Affordable Access

deepdyve-link
Publisher Website

Earliest amyloid and tau deposition modulate the influence of limbic networks during closed-loop hippocampal downregulation.

Authors
  • Skouras, Stavros1
  • Torner, Jordi2
  • Andersson, Patrik3
  • Koush, Yury4
  • Falcon, Carles1, 5, 6
  • Minguillon, Carolina1, 6, 7
  • Fauria, Karine1, 7
  • Alpiste, Francesc2
  • Blenow, Kaj8, 9
  • Zetterberg, Henrik8, 9, 10, 11
  • Gispert, Juan D1, 5, 6, 12
  • Molinuevo, José L1, 6, 7, 12
  • 1 Barcelonaβeta Brain Research Center (BBRC), Pasqual Maragall Foundation, Barcelona, Spain. , (Spain)
  • 2 BarcelonaTech, Universitat Politècnica de Catalunya (UPC), Barcelona, Spain. , (Spain)
  • 3 SUBIC, Stockholm University, Stockholm, Sweden. , (Sweden)
  • 4 Department of Radiology and Biomedical Imaging, Yale University, New Haven, CT, USA.
  • 5 Centro de Investigación Biomédica en Red de Bioingeniería, Biomateriales y Nanomedicina (CIBER-BBN), Madrid, Spain. , (Spain)
  • 6 IMIM (Hospital del Mar Medical Research Institute), Barcelona, Spain. , (Spain)
  • 7 CIBER Fragilidad y Envejecimiento Saludable (CIBERFES), Madrid, Spain. , (Spain)
  • 8 Department of Psychiatry and Neurochemistry, Institute of Neuroscience and Physiology, The Sahlgrenska Academy at University of Gothenburg, Mölndal, Sweden. , (Sweden)
  • 9 Clinical Neurochemistry Laboratory, Sahlgrenska University Hospital, Mölndal, Sweden. , (Sweden)
  • 10 Department of Neurodegenerative Disease, UCL Institute of Neurology, Queen Square, London, UK.
  • 11 UK Dementia Research Institute at UCL, University College London, London, UK.
  • 12 Universitat Pompeu Fabra, Barcelona, Spain. , (Spain)
Type
Published Article
Journal
Brain
Publisher
Oxford University Press
Publication Date
Mar 01, 2020
Volume
143
Issue
3
Pages
976–992
Identifiers
DOI: 10.1093/brain/awaa011
PMID: 32091109
Source
Medline
Keywords
Language
English
License
Unknown

Abstract

Research into hippocampal self-regulation abilities may help determine the clinical significance of hippocampal hyperactivity throughout the pathophysiological continuum of Alzheimer's disease. In this study, we aimed to identify the effects of amyloid-β peptide 42 (amyloid-β42) and phosphorylated tau on the patterns of functional connectomics involved in hippocampal downregulation. We identified 48 cognitively unimpaired participants (22 with elevated CSF amyloid-β peptide 42 levels, 15 with elevated CSF phosphorylated tau levels, mean age of 62.705 ± 4.628 years), from the population-based 'Alzheimer's and Families' study, with baseline MRI, CSF biomarkers, APOE genotyping and neuropsychological evaluation. We developed a closed-loop, real-time functional MRI neurofeedback task with virtual reality and tailored it for training downregulation of hippocampal subfield cornu ammonis 1 (CA1). Neurofeedback performance score, cognitive reserve score, hippocampal volume, number of apolipoprotein ε4 alleles and sex were controlled for as confounds in all cross-sectional analyses. First, using voxel-wise multiple regression analysis and controlling for CSF biomarkers, we identified the effect of healthy ageing on eigenvector centrality, a measure of each voxel's overall influence based on iterative whole-brain connectomics, during hippocampal CA1 downregulation. Then, controlling for age, we identified the effects of abnormal CSF amyloid-β42 and phosphorylated tau levels on eigenvector centrality during hippocampal CA1 downregulation. Across subjects, our main findings during hippocampal downregulation were: (i) in the absence of abnormal biomarkers, age correlated with eigenvector centrality negatively in the insula and midcingulate cortex, and positively in the inferior temporal gyrus; (ii) abnormal CSF amyloid-β42 (<1098) correlated negatively with eigenvector centrality in the anterior cingulate cortex and primary motor cortex; and (iii) abnormal CSF phosphorylated tau levels (>19.2) correlated with eigenvector centrality positively in the ventral striatum, anterior cingulate and somatosensory cortex, and negatively in the precuneus and orbitofrontal cortex. During resting state functional MRI, similar eigenvector centrality patterns in the cingulate had previously been associated to CSF biomarkers in mild cognitive impairment and dementia patients. Using the developed closed-loop paradigm, we observed such patterns, which are characteristic of advanced disease stages, during a much earlier presymptomatic phase. In the absence of CSF biomarkers, our non-invasive, interactive, adaptive and gamified neuroimaging procedure may provide important information for clinical prognosis and monitoring of therapeutic efficacy. We have released the developed paradigm and analysis pipeline as open-source software to facilitate replication studies. © The Author(s) (2020). Published by Oxford University Press on behalf of the Guarantors of Brain.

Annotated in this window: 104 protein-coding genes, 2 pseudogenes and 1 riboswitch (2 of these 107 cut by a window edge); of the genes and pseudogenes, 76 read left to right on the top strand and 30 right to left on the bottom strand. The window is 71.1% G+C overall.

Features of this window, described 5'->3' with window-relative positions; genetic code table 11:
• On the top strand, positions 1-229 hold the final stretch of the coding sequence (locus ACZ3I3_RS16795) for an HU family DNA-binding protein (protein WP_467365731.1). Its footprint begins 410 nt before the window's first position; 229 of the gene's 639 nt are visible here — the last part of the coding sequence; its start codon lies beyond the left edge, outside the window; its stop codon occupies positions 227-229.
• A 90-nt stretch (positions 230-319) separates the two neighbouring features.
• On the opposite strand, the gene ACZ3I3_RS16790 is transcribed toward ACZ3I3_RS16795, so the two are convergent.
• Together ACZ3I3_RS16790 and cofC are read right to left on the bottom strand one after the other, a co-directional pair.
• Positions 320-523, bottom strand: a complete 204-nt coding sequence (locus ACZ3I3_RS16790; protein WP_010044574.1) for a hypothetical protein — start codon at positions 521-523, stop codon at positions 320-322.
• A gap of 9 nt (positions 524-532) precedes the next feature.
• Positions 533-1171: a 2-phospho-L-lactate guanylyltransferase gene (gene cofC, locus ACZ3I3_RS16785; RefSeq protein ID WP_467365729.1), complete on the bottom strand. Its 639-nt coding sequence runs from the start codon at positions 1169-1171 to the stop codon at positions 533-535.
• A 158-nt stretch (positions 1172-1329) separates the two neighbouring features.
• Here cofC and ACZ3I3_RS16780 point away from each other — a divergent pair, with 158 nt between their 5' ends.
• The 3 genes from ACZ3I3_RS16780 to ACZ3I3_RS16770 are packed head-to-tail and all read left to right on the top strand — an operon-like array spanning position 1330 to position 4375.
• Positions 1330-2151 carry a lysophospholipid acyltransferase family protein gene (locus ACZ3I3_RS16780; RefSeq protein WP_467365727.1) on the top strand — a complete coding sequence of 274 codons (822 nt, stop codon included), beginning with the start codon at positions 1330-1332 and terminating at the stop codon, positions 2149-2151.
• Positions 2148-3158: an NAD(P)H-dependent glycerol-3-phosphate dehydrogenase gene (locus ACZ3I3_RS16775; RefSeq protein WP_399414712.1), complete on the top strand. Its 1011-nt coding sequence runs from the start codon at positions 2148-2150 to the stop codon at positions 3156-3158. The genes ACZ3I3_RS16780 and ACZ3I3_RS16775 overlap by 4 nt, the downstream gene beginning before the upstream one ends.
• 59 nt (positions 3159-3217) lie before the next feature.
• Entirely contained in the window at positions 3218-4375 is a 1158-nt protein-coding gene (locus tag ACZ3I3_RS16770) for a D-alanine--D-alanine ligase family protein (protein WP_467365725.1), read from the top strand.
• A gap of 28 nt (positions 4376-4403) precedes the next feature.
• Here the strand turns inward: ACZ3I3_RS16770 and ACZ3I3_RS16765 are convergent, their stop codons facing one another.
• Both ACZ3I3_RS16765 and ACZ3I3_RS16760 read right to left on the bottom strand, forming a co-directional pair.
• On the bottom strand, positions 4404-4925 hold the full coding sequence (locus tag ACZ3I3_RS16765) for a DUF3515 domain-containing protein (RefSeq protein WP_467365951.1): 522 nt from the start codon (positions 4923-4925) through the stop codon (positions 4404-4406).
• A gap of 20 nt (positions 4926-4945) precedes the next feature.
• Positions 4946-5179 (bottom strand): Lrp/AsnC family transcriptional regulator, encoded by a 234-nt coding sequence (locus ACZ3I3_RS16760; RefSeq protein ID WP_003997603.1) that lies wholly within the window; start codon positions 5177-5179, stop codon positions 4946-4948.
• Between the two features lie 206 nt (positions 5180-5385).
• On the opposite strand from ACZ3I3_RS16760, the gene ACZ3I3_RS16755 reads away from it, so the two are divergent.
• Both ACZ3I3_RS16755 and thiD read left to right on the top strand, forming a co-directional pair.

Report this publication

Statistics

Seen <100 times